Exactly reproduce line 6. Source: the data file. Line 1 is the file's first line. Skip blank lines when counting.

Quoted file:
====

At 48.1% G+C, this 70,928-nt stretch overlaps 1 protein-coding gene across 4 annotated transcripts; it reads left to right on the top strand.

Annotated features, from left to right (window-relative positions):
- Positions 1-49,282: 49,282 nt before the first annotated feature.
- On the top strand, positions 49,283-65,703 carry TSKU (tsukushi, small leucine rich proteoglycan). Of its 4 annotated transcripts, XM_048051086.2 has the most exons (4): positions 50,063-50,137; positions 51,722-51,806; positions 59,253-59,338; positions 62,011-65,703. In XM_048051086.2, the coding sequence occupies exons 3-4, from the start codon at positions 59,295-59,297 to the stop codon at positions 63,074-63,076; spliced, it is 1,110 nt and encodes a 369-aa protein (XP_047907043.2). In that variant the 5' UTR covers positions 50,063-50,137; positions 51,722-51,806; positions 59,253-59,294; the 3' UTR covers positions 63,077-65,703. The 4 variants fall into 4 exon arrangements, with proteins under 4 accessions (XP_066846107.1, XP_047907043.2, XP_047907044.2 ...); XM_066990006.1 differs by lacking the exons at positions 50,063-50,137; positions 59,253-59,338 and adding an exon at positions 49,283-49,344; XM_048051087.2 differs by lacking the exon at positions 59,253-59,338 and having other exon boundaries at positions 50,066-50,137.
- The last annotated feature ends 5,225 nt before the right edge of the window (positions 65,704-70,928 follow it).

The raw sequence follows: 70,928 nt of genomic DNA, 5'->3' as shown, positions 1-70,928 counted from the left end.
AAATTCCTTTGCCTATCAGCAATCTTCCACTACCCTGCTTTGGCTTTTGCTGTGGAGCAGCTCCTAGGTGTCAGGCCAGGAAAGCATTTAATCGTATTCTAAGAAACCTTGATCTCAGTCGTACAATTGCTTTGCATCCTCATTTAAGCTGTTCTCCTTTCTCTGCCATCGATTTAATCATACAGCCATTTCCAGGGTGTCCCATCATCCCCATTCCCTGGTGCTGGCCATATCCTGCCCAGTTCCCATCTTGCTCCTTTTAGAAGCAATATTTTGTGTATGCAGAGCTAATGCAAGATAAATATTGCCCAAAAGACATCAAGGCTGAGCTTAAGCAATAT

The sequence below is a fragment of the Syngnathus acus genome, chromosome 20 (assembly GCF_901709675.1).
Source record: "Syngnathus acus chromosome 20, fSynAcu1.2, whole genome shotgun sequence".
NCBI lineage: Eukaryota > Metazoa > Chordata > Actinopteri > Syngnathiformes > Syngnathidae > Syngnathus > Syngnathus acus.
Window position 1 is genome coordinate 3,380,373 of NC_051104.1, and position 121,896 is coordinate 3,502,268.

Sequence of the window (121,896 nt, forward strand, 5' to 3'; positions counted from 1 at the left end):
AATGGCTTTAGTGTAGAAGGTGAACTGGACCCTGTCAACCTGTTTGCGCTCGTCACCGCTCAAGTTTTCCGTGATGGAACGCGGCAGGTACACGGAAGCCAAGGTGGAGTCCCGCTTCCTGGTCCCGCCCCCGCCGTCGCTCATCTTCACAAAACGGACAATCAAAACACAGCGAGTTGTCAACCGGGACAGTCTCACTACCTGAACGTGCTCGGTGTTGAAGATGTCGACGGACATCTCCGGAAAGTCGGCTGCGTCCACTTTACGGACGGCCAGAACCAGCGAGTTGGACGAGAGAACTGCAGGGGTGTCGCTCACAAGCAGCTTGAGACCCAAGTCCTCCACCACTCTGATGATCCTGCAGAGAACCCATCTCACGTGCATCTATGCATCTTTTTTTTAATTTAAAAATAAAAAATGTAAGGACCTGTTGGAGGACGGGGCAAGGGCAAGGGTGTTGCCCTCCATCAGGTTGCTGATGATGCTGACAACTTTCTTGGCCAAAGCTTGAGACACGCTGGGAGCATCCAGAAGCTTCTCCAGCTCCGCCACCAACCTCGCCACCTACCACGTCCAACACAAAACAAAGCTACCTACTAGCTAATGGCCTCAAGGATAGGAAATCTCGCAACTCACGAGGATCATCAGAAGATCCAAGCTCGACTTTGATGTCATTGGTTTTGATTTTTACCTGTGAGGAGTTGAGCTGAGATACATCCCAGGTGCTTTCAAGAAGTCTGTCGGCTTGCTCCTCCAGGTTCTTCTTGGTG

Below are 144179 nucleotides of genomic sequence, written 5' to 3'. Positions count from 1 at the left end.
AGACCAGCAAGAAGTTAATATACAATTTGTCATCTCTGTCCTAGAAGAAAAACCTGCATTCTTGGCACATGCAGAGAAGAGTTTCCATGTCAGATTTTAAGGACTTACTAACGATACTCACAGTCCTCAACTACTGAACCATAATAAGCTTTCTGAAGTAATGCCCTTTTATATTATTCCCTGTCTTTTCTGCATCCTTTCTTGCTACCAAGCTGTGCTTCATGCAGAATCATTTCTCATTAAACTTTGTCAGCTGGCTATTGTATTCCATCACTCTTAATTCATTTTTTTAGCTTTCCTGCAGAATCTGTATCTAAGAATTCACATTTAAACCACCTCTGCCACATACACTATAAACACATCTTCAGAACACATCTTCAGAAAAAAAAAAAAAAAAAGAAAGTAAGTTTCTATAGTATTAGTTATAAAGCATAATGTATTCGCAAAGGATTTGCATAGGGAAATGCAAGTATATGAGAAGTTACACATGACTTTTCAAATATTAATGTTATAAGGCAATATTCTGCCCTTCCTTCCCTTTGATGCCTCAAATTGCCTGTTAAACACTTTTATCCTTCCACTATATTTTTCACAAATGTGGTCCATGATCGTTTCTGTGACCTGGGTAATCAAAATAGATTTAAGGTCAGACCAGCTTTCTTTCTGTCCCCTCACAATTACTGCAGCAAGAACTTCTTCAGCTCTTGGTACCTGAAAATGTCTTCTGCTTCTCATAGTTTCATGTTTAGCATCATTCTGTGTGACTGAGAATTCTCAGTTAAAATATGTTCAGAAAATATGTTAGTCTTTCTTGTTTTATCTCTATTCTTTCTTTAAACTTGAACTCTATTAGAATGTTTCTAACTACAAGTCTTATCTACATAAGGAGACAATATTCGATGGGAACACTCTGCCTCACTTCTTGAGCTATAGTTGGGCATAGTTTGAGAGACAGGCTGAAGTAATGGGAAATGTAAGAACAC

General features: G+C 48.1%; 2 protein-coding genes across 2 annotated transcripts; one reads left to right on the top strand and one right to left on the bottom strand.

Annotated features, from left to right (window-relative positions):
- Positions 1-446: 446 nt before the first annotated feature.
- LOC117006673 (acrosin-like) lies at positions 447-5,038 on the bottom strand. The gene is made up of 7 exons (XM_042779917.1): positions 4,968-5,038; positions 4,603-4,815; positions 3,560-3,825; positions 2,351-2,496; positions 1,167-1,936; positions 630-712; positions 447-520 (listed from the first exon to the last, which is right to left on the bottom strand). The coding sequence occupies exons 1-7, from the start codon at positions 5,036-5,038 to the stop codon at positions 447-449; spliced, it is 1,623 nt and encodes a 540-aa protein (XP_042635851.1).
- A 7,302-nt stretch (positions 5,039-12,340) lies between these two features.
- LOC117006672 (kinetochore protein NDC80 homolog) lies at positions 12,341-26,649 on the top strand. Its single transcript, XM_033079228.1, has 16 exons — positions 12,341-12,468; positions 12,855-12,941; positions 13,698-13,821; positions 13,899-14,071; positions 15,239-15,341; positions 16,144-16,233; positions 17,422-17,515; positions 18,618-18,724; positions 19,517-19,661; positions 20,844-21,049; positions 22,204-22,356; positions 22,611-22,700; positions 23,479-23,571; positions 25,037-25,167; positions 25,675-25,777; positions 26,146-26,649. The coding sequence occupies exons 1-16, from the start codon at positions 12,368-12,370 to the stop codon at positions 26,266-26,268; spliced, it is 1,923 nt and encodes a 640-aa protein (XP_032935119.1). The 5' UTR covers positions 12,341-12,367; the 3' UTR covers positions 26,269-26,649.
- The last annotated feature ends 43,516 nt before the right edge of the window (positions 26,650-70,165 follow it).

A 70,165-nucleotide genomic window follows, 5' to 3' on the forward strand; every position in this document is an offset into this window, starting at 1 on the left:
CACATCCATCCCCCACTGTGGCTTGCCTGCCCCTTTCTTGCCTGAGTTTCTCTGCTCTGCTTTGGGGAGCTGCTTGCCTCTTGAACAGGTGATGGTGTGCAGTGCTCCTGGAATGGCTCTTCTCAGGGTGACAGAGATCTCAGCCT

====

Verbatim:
The raw sequence follows: 70,928 nt of genomic DNA, 5'->3' as shown, positions 1-70,928 counted from the left end.